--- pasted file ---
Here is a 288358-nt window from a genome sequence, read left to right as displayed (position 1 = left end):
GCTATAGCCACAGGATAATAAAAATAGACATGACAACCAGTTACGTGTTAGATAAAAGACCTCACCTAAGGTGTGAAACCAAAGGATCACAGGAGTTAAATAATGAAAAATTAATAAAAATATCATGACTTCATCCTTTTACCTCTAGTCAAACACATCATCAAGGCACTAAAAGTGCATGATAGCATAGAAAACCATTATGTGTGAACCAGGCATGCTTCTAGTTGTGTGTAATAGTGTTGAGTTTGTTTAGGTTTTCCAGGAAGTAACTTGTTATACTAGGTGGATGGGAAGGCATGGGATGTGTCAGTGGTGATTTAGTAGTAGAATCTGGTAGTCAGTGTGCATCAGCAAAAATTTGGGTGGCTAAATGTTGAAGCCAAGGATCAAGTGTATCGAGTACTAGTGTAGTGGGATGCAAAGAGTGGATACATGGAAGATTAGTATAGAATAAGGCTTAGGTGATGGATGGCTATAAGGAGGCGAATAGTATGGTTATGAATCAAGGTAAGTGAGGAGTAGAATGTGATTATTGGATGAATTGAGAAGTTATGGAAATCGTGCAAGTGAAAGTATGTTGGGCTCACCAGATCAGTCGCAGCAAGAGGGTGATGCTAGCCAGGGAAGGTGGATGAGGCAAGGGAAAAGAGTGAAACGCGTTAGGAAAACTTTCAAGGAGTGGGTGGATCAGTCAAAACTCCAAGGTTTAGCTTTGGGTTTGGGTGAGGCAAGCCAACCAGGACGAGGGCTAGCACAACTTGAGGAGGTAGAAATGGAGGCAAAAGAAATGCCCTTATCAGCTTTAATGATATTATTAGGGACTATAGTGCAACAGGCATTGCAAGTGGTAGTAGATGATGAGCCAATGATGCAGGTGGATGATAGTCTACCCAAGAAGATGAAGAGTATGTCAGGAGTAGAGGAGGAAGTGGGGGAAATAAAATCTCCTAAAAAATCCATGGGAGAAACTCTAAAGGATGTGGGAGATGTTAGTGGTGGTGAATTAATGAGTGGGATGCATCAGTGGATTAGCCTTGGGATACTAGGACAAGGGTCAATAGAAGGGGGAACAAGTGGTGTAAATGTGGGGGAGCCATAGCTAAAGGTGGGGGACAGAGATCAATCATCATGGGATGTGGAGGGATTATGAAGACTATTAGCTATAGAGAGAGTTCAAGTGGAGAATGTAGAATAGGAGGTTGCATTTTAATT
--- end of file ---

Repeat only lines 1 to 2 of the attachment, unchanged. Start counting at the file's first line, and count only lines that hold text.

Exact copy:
Here is a 288358-nt window from a genome sequence, read left to right as displayed (position 1 = left end):
GCTATAGCCACAGGATAATAAAAATAGACATGACAACCAGTTACGTGTTAGATAAAAGACCTCACCTAAGGTGTGAAACCAAAGGATCACAGGAGTTAAATAATGAAAAATTAATAAAAATATCATGACTTCATCCTTTTACCTCTAGTCAAACACATCATCAAGGCACTAAAAGTGCATGATAGCATAGAAAACCATTATGTGTGAACCAGGCATGCTTCTAGTTGTGTGTAATAGTGTTGAGTTTGTTTAGGTTTTCCAGGAAGTAACTTGTTATACTAGGTGGATGGGAAGGCATGGGATGTGTCAGTGGTGATTTAGTAGTAGAATCTGGTAGTCAGTGTGCATCAGCAAAAATTTGGGTGGCTAAATGTTGAAGCCAAGGATCAAGTGTATCGAGTACTAGTGTAGTGGGATGCAAAGAGTGGATACATGGAAGATTAGTATAGAATAAGGCTTAGGTGATGGATGGCTATAAGGAGGCGAATAGTATGGTTATGAATCAAGGTAAGTGAGGAGTAGAATGTGATTATTGGATGAATTGAGAAGTTATGGAAATCGTGCAAGTGAAAGTATGTTGGGCTCACCAGATCAGTCGCAGCAAGAGGGTGATGCTAGCCAGGGAAGGTGGATGAGGCAAGGGAAAAGAGTGAAACGCGTTAGGAAAACTTTCAAGGAGTGGGTGGATCAGTCAAAACTCCAAGGTTTAGCTTTGGGTTTGGGTGAGGCAAGCCAACCAGGACGAGGGCTAGCACAACTTGAGGAGGTAGAAATGGAGGCAAAAGAAATGCCCTTATCAGCTTTAATGATATTATTAGGGACTATAGTGCAACAGGCATTGCAAGTGGTAGTAGATGATGAGCCAATGATGCAGGTGGATGATAGTCTACCCAAGAAGATGAAGAGTATGTCAGGAGTAGAGGAGGAAGTGGGGGAAATAAAATCTCCTAAAAAATCCATGGGAGAAACTCTAAAGGATGTGGGAGATGTTAGTGGTGGTGAATTAATGAGTGGGATGCATCAGTGGATTAGCCTTGGGATACTAGGACAAGGGTCAATAGAAGGGGGAACAAGTGGTGTAAATGTGGGGGAGCCATAGCTAAAGGTGGGGGACAGAGATCAATCATCATGGGATGTGGAGGGATTATGAAGACTATTAGCTATAGAGAGAGTTCAAGTGGAGAATGTAGAATAGGAGGTTGCATTTTAATT